richard pierce

richard pierce

10 July 2017

Our Neighbourhood

I have spent the last few weeks wondering why the hell there is so much traffic on Church Street, but, preoccupied with other even more useless and mindless things, the thoughts have slipped into the back of my mind, along with a multitude of other things (which are actually more important - like old age and the hope that it's just an illusion; and the pain of other families at the loss of loved ones).

And then, watching the thousandth (or so it seemed) car pass me by when I was trying to cross the road to safety and pavement, I was struck by what for me was an irrational thought - what if planning was better than chaos?

So, as an ex-Parish councillor, I started to dig into what was happening with the Neighbourhood Plan. Because I realised, very late, apparently, that a decent Neighbourhood Plan is actually the best way to stop the government steamrollering villages into accepting unrealistic development without parallel infrastructure development, that it's a way of stopping developers from taking advantage of villages for profit alone, that it's the only way of ensuring villages grow organically by forcing developers and landowners of actually paying their statutory dues when they want to build houses on their land.

You may remember my very vocal opposition to the Grove Farm development, the one that some young parish councillors supported because it had a significant proportion of affordable housing on it. The affordable housing's all gone (which is not a surprise to me, as you know), because developers changed their minds after approval was given. Very frustrating, and, unfortunately, very predictable.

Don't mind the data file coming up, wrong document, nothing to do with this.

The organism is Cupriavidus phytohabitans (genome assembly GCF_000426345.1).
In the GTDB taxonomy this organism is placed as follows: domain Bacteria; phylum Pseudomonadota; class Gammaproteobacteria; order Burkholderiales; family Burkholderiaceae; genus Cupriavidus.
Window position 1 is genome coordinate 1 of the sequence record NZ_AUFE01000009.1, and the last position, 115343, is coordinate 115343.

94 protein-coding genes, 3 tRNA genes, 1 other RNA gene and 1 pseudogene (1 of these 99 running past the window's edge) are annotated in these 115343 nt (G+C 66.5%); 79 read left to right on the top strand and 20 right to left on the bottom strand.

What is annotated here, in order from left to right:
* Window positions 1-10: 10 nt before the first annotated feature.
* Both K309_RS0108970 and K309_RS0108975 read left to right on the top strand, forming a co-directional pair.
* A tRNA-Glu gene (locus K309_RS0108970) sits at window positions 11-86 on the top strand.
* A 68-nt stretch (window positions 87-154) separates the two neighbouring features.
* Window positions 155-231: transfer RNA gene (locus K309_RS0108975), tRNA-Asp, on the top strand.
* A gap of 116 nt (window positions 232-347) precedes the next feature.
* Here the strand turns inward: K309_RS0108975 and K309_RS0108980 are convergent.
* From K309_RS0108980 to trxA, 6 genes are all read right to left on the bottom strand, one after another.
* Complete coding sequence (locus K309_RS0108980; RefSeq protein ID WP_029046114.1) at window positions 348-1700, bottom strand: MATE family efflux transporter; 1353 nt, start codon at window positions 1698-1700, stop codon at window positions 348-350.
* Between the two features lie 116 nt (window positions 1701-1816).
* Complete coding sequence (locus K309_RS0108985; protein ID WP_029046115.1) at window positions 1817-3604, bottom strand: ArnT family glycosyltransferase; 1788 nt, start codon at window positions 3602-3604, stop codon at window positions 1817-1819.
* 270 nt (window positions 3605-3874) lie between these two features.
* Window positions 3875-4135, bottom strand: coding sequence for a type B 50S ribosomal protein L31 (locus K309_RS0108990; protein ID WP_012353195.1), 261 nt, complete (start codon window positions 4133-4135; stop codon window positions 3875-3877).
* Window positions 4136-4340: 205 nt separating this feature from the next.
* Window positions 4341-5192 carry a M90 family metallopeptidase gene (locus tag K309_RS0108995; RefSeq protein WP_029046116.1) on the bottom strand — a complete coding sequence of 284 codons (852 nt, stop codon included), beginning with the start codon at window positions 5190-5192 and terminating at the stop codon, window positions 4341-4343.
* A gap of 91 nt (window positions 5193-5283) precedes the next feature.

So I came across the agenda for the Parish Council meeting of 10th July, and all its associated papers. It turns out that the Neighbourhood Planning Committee (which was supposedly a sub-committee of the Parish Council) had no terms of reference at all, and was, effectively, being run as a renegade committee, something I was never made aware of in my brief six months as a parish councillor (enough time to get sufficient material for a long novel). I suppose I shouldn't be surprised by the non-disclosure nor by the lack of terms of reference. Feudal barons (or those aspiring to that status) have a way of hiding things from plebs like me (they probably vote Brexit, too, and curse my European flag every time they pass my house).

The thing is, some decent terms of reference have now been drawn up by the council (which seems, at last, to be free of dead and corrupt wood), terms of reference due to be voted on this evening (10th July 2017). Instinct tells me that there may be some bullies appearing from the woodwork to try to intimidate sitting parish councillors to vote against these terms of reference, that the feudal barons and their tenants may make an attempt to stop the modernisation of this parish. Try to be there and to silence this over-powerful minority which has been trying to make this parish their fiefdom for many years, using Masonry (not the brick type) and illegal intimidation. I will try to be there myself, although my writer's vanity (and ignorance) means that I'm on the radio tomorrow, promoting my latest song and novel.

It has become apparent to me, whilst watching the traffic pass my front door and trying to escape death from speeding locals (and non-locals) that the only way to ensure viable development of this village (and thanks to my very good friend Alan for opening my eyes to this) is to have a Neighbourhood Plan which forces developers and government to fund the infrastructure needed to cope with any further development.

We can't get any bigger without corresponding roads and schools and doctors' surgeries (paying fair rents - but that's another story) and water run-offs, and land-owners (direct or family-related) paying their dues.

See you later.

7 June 2017

#GE2017 - You have a choice

Tomorrow, on 8th June, you have a choice, a stark choice, which will determine not only your immediate future, but the future of your children, and your children's children.

You can either choose to make dystopian fiction real by voting for a Conservative government which aims to align the UK with the right-wing fantasy that Donald Trump is making real in the US, or you can choose to bring in a Labour government which will focus on the protection of human rights and equality.